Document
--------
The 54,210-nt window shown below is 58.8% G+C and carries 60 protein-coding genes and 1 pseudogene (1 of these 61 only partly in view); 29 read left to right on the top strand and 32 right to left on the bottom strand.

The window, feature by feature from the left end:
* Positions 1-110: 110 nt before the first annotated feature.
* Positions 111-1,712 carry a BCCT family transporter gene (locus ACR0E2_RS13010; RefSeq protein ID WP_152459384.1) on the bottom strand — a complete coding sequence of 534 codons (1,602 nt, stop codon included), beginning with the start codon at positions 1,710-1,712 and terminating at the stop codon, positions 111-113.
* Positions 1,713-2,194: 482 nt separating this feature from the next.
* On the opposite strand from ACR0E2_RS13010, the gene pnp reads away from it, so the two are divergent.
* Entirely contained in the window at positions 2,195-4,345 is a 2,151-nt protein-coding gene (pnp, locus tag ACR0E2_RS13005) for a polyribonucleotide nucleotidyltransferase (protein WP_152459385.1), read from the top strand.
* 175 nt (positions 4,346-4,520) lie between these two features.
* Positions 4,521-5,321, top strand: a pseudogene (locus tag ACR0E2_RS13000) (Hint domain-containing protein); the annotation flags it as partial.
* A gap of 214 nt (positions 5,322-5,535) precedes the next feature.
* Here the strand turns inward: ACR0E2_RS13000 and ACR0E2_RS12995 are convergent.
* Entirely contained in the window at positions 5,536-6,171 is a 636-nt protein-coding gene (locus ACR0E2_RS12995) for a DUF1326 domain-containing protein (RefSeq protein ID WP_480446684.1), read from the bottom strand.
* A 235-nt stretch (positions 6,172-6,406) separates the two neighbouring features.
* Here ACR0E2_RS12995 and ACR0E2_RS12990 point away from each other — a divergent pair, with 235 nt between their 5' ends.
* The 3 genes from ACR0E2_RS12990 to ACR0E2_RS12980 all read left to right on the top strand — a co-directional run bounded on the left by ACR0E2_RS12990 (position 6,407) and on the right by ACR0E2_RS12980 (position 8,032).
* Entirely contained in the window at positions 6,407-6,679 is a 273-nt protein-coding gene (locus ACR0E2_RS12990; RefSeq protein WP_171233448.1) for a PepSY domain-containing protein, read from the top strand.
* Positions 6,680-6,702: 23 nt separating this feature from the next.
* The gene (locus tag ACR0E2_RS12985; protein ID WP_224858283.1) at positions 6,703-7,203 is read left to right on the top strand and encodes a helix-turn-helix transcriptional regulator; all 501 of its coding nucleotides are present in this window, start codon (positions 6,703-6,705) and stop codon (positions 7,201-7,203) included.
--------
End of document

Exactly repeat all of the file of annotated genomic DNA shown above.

The 54,210-nt window shown below is 58.8% G+C and carries 60 protein-coding genes and 1 pseudogene (1 of these 61 only partly in view); 29 read left to right on the top strand and 32 right to left on the bottom strand.

The window, feature by feature from the left end:
* Positions 1-110: 110 nt before the first annotated feature.
* Positions 111-1,712 carry a BCCT family transporter gene (locus ACR0E2_RS13010; RefSeq protein ID WP_152459384.1) on the bottom strand — a complete coding sequence of 534 codons (1,602 nt, stop codon included), beginning with the start codon at positions 1,710-1,712 and terminating at the stop codon, positions 111-113.
* Positions 1,713-2,194: 482 nt separating this feature from the next.
* On the opposite strand from ACR0E2_RS13010, the gene pnp reads away from it, so the two are divergent.
* Entirely contained in the window at positions 2,195-4,345 is a 2,151-nt protein-coding gene (pnp, locus tag ACR0E2_RS13005) for a polyribonucleotide nucleotidyltransferase (protein WP_152459385.1), read from the top strand.
* 175 nt (positions 4,346-4,520) lie between these two features.
* Positions 4,521-5,321, top strand: a pseudogene (locus tag ACR0E2_RS13000) (Hint domain-containing protein); the annotation flags it as partial.
* A gap of 214 nt (positions 5,322-5,535) precedes the next feature.
* Here the strand turns inward: ACR0E2_RS13000 and ACR0E2_RS12995 are convergent.
* Entirely contained in the window at positions 5,536-6,171 is a 636-nt protein-coding gene (locus ACR0E2_RS12995) for a DUF1326 domain-containing protein (RefSeq protein ID WP_480446684.1), read from the bottom strand.
* A 235-nt stretch (positions 6,172-6,406) separates the two neighbouring features.
* Here ACR0E2_RS12995 and ACR0E2_RS12990 point away from each other — a divergent pair, with 235 nt between their 5' ends.
* The 3 genes from ACR0E2_RS12990 to ACR0E2_RS12980 all read left to right on the top strand — a co-directional run bounded on the left by ACR0E2_RS12990 (position 6,407) and on the right by ACR0E2_RS12980 (position 8,032).
* Entirely contained in the window at positions 6,407-6,679 is a 273-nt protein-coding gene (locus ACR0E2_RS12990; RefSeq protein WP_171233448.1) for a PepSY domain-containing protein, read from the top strand.
* Positions 6,680-6,702: 23 nt separating this feature from the next.
* The gene (locus tag ACR0E2_RS12985; protein ID WP_224858283.1) at positions 6,703-7,203 is read left to right on the top strand and encodes a helix-turn-helix transcriptional regulator; all 501 of its coding nucleotides are present in this window, start codon (positions 6,703-6,705) and stop codon (positions 7,201-7,203) included.